Further about turns arrive via ‘Horse Without A Rider’, where they move into the warmth of country music before unleashing a post-rock storm. ‘The Deal’ starts like the main event; beginning so ominously with sinister string segments and then relentless percussion. The only disappointment is that it doesn’t build into the towering epic that it promises and merely broods. As the album draws towards its conclusion, ‘The Pressure’ is as weary as the title suggests and final song ‘The Promise’ is a beautifully-arranged suite; seguing from its forlorn beginning to an uplifting middle section and then reverting to a valedictory, peaceful end.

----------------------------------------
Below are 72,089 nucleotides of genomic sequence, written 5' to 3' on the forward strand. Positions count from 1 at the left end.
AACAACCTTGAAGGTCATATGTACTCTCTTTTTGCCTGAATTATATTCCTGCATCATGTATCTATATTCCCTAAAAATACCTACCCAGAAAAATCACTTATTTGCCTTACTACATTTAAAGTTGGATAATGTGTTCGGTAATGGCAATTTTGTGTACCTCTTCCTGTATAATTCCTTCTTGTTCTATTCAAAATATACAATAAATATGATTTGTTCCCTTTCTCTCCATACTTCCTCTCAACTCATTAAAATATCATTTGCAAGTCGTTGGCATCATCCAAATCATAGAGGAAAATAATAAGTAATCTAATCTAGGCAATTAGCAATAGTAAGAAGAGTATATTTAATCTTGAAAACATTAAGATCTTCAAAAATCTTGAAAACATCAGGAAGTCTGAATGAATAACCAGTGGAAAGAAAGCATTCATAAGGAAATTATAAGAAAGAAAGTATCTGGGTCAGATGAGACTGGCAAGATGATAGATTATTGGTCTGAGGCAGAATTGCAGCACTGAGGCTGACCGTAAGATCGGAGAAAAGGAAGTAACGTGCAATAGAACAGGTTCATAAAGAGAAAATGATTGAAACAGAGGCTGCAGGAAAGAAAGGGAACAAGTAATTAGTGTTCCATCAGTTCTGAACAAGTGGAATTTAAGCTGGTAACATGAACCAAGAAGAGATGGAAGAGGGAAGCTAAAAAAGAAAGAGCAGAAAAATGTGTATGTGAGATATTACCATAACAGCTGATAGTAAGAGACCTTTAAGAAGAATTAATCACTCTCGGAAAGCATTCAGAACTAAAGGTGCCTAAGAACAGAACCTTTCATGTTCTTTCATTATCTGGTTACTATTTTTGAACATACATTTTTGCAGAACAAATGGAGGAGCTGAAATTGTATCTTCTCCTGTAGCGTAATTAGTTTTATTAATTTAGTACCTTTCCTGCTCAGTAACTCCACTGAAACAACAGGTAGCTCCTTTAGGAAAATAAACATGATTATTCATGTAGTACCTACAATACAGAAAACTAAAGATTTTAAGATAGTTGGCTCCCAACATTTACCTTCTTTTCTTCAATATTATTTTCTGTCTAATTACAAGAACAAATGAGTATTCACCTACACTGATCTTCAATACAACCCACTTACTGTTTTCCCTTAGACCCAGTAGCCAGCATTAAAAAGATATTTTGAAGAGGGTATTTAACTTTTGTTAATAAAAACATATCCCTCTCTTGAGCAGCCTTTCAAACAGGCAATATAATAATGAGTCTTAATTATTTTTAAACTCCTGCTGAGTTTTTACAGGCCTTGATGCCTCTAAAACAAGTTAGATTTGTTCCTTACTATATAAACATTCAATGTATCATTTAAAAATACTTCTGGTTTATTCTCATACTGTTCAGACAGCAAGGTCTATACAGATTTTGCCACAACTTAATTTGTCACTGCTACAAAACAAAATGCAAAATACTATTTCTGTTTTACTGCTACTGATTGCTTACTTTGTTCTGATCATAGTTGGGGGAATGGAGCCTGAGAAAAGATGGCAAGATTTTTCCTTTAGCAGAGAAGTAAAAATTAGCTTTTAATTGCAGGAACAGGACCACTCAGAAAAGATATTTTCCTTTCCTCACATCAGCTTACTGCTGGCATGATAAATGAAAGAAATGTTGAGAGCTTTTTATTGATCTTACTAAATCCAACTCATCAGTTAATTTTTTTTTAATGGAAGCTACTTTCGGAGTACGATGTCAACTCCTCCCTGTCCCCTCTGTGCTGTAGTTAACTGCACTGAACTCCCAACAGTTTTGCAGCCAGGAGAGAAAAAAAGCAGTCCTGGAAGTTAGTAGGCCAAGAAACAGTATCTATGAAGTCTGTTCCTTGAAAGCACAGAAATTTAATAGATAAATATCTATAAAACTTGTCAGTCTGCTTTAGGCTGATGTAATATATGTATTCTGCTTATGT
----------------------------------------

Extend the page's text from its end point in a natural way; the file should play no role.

‘Caul’ offers unexpected shifts in pace and style without disappointing fans of their previous work. So their glass is still half empty but Last Harbour offer comfort and solace at the end of the voyage.
Last Harbour Official Site
Gizeh Records Label Site
Last Harbour – Caul on SoundCloud
Piano Magic, Tomorrow We Sail, Her Name Is Calla
Having first written about Brooklyn’s Elaine Lachica some thirteen years ago, it’s fascinating to gain an insight into the development of a musician. As a solo artist, Lachica immediately stood out with her impressive vocal range and inventive way with song creation but she did seem like a talent who needed a bit more focus, even if her most recent solo album 2009’s ‘I Think I Can See The Ocean’ was a gem. Arc Waves are a new band based fronted by the vocal talents of Lachica and – like her solo records – they’re not content to stick to one genre either.